In her final act as Halifax’s Auditor General, Evangeline Colman-Sadd presented the findings of a management of cybersecurity audit on Wednesday.
“Their limited policies and processes, they need to work on those things,” she said about the Halifax Regional Municipality. “They need to work on identifying risks and shoring up their cybersecurity risk register, so that really is key to that oversight piece.”
The report finds that HRM has not provided appropriate oversight of its cybersecurity risks, and that the cybersecurity program at HRM requires attention.
“In 2023, there are cybersecurity risks for every organization and you can have the best policies, practices in the world and still be hacked,” Colman-Sadd said.
“But, it is really important to have good policies because it helps to prevent at least some of, or to ward off, attacks.”
While HRM Mayor Mike Savage said there is work to be done, he expressed his confidence in the Information Technology (IT) departments ability to do so.
“I do have confidence in the leadership that we have in IT now to help us with this,” Savage said. “It’s pretty urgent and we appreciate this report for the information it gives us.”
In committee discussions about the report, Councillor Pam Lovelace said HRM has seen its website down, several calls for password changes, a TikTok ban, and confusion around missing laptops.
“What I’m seeing from this is we lack rigour,” Lovelace said. “We lack the processes and the detailed kind of analysis that is needed internally with our IT department, considering the severity of the cyberattacks and the potential of shutting down business at HRM.”
Regarding the missing laptops, Colman-Sadd said a tool used to track assets — such as computers — is not accurate, but has identified 451 computers as “missing.”
“It could be an instance where someone hasn’t returned one after they’ve gotten a new computer and perhaps it wasn’t tracked properly, so I think IT probably needs to investigate that,” she said. “Could there be laptops that are truly missing? There could.”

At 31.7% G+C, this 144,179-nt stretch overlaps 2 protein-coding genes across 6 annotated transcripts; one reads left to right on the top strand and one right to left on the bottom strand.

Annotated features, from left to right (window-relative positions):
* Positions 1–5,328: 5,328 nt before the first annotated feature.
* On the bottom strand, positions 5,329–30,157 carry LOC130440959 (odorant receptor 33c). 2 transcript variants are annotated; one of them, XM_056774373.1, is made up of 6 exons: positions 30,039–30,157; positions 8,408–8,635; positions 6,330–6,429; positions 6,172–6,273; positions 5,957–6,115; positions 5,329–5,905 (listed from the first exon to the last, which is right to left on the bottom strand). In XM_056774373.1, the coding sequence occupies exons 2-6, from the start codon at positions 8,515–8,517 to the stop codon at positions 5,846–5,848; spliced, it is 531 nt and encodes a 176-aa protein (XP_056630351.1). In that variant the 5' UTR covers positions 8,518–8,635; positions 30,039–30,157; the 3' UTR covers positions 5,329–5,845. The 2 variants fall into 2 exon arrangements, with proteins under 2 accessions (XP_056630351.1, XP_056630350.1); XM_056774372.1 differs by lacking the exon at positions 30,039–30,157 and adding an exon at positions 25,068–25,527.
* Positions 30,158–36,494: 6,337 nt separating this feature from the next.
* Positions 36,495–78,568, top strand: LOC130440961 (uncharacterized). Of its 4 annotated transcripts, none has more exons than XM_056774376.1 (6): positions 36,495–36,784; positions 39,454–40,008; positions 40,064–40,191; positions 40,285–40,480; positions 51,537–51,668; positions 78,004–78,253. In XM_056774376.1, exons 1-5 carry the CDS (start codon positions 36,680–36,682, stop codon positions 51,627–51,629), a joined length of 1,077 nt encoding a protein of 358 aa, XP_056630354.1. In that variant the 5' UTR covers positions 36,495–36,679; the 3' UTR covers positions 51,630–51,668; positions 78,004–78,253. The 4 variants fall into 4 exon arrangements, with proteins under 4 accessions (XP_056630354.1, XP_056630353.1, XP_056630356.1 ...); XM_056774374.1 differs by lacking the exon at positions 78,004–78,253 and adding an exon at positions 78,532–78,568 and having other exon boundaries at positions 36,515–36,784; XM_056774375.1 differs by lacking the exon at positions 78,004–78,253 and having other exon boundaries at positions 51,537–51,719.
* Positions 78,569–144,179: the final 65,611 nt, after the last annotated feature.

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Colman-Sadd also mentioned in her report that cybersecurity training for municipal employees is essential to the first “line of defense.”
She said, as of February, 11 out of 17 elected officials at HRM have not completed cybersecurity awareness training.
The report comes as King’s County recently notified the public of a cyber attack from July, showing that municipalities can be targeted.
Colman-Sadd presented 16 recommendations in her report, all of which have been agreed to by HRM and four of which have already been completed.
“When I read this report, there’s things that concern me,” Savage said. “On the other hand, I look at the recommendations and I see some of them are already complete and that management, I think, agrees with just about every recommendation… which I think is encouraging.”
HRM staff said by email that, “municipal cybersecurity staff are reviewing the recommendations of the HRM IT: Management of Cybersecurity Audit – Public report, and as per today’s meeting, will develop a prioritized action plan within four months and report back to the Audit and Finance Standing Committee showing how these recommendations will be addressed, with timelines and resource implications.”
The auditor general’s office will follow up in 18 months on the recommendations, at which point they will be looking for 80 per cent completion.
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